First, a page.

What to add to a Compact First Aid Kit?

According to the American Red Cross, whether you put together a homemade kit or buy one –like the Compact First Aid Kit-, it should include the following items:

Medications, emergency phone numbers, and other items your doctor may suggest, two absorbent 5’’ x 9’’ absorbent compress dressings; 25 adhesive bandages of different sizes; one 10yd x 1’’ adhesive cloth tape; five 1g antibiotic ointment packets.

Five antiseptic wipe packets; two aspirin packets; one blanket; one 1-way valve breathing barrier; one instant cold compress; two pairs of large non-latex gloves; two1g hydrocortisone ointment packets; scissors; two roller bandages (one 3’’ wide and one 4’’ wide); ten sterile gauze pads (five 3’’ x 3’’ and five 4’’ x 4’’); one non-mercury, non-glass oral thermometer; two triangular bandages; tweezers; and a first aid instruction booklet. (These quantities are based on a family of four).

 Additionally, the Mayo Clinic advises to keep basic supplies, medications and emergency items to complement your Compact First Aid Kit. Basic supplies include adhesive tape, antibiotic ointment, antiseptic solution, bandages (elastic wrap and bandage strips), instant cold packs, cotton balls and cotton tipped swabs, disposable synthetic gloves, duct tape, gauze pads and roller gauze, a first aid manual, petroleum jelly, plastic bags, safety pins, soap or hand sanitizer, sterile eyewash, and a bulb suction device.
Medications include activated charcoal, aloe vera gel, anti-diarrhea medicine, over the counter oral antihistamine, aspirin and non-aspirin pain relievers, calamine lotion, over the counter hydrocortisone cream, non-refrigerated personal medication, doctor-prescribed allergic attack drugs, syringes, medicine cup or a spoon. Emergency items would be medical consent forms and medical history for each member of the family, flashlight and extra batteries, candles and matches, and sunscreen.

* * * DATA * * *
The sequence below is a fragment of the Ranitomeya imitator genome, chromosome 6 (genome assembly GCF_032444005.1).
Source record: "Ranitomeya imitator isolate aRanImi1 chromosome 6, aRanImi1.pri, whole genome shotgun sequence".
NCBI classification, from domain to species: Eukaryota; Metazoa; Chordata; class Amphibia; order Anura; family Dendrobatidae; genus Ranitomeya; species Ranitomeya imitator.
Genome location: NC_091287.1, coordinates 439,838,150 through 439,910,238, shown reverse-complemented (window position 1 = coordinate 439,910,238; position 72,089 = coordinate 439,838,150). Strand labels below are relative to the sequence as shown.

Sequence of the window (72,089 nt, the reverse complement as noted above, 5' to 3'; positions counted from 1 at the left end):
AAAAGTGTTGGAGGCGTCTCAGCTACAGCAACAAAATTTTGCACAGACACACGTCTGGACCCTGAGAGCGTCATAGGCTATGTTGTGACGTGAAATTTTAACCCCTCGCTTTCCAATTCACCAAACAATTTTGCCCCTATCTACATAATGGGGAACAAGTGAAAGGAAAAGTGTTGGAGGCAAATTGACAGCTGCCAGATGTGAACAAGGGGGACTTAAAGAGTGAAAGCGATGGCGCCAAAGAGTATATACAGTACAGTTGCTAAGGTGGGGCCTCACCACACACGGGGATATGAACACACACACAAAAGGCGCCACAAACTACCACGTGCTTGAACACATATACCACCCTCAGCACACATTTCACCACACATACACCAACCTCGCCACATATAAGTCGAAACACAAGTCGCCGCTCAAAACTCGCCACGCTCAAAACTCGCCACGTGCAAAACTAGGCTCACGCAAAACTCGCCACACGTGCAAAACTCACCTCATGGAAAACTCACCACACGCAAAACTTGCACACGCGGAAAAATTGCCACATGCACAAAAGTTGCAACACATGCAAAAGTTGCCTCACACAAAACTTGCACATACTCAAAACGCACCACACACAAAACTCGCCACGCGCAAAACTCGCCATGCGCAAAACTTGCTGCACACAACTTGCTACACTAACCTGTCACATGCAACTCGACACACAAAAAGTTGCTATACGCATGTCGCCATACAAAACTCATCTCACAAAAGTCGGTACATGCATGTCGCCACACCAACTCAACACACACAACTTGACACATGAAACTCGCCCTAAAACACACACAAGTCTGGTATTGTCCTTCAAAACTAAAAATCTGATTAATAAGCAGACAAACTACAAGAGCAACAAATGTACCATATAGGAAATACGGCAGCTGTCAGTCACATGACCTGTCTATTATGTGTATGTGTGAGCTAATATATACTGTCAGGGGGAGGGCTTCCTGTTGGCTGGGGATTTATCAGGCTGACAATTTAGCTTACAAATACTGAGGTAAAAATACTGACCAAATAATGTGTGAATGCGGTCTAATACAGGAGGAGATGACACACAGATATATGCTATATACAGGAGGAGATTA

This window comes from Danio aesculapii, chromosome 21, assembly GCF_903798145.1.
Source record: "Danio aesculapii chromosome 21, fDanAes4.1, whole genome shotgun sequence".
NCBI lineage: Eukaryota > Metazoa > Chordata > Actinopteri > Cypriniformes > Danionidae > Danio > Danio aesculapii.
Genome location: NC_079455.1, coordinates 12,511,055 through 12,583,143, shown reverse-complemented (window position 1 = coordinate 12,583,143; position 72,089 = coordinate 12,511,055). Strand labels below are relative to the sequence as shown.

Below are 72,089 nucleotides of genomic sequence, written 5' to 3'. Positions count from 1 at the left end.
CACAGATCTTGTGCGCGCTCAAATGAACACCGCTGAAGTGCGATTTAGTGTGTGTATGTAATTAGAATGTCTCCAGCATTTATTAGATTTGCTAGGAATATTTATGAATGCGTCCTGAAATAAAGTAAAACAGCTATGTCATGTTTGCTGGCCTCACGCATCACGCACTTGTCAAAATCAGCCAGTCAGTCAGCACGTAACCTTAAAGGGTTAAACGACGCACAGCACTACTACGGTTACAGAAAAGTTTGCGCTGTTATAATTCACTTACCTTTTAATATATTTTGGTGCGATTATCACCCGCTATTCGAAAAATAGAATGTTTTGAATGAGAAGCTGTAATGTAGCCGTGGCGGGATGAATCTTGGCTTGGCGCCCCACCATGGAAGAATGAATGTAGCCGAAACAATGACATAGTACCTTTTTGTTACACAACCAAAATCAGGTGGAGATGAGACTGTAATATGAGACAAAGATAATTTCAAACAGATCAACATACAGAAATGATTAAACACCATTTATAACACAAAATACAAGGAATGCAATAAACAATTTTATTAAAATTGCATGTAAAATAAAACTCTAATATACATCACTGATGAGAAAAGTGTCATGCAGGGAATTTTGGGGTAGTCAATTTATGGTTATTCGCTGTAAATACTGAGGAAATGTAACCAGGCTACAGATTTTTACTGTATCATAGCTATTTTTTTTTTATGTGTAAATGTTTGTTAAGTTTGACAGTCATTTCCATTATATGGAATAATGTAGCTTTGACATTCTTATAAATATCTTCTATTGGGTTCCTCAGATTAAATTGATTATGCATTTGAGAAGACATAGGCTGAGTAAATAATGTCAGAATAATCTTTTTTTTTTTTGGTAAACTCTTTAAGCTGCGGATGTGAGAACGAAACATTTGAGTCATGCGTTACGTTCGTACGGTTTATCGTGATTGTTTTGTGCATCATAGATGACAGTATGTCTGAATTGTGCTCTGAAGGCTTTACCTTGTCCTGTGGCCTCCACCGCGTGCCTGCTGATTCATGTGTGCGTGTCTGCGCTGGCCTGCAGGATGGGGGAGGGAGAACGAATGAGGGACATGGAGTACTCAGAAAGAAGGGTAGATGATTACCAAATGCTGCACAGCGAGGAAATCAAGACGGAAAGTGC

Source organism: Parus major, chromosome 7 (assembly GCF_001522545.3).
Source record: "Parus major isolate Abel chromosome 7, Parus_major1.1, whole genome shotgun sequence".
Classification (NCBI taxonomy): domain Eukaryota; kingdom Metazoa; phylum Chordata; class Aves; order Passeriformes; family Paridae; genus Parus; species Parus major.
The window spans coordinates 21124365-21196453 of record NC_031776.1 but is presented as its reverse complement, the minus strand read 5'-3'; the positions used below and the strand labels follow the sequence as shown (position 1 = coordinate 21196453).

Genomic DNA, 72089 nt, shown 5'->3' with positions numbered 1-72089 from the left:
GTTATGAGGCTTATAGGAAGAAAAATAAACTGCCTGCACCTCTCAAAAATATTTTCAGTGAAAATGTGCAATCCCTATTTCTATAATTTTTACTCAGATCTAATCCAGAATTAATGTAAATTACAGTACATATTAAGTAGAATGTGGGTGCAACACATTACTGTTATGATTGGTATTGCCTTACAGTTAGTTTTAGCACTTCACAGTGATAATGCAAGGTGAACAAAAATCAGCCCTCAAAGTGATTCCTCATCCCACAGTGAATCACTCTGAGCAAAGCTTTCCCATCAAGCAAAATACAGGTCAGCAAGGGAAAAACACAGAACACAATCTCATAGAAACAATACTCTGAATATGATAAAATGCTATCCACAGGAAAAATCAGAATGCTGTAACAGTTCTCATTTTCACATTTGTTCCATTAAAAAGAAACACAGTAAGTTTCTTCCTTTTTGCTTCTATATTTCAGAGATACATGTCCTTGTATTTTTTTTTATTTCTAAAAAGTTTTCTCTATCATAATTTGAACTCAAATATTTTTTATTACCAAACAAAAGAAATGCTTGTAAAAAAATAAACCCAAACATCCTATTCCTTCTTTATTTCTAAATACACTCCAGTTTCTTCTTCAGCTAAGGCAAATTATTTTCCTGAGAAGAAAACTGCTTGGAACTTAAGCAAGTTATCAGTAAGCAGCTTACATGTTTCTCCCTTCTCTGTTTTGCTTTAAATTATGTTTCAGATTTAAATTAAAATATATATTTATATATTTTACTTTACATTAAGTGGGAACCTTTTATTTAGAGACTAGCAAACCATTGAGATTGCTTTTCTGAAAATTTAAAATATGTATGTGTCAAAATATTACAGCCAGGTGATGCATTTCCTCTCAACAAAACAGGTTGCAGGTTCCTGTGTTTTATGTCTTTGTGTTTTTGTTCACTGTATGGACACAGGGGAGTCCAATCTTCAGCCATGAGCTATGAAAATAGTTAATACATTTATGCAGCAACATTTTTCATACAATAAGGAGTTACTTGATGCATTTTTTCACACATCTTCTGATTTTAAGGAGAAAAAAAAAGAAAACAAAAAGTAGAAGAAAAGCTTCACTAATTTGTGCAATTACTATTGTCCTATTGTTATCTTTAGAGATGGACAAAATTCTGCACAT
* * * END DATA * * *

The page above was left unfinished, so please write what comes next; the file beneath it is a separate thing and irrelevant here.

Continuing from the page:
Both sources recommend checking first aid kits at least once every three months, to see whether the supplies have not expired, and that batteries are still working. People are also encouraged to take first aid courses, and to prepare their children for emergencies according to their ages. The American Red Cross offers a variety of age-appropriate learning and training resources for children as well as adults. First aid kits should be kept at home, in the car and in the workplace. There are also special kits for specific activities such as hiking and camping trips.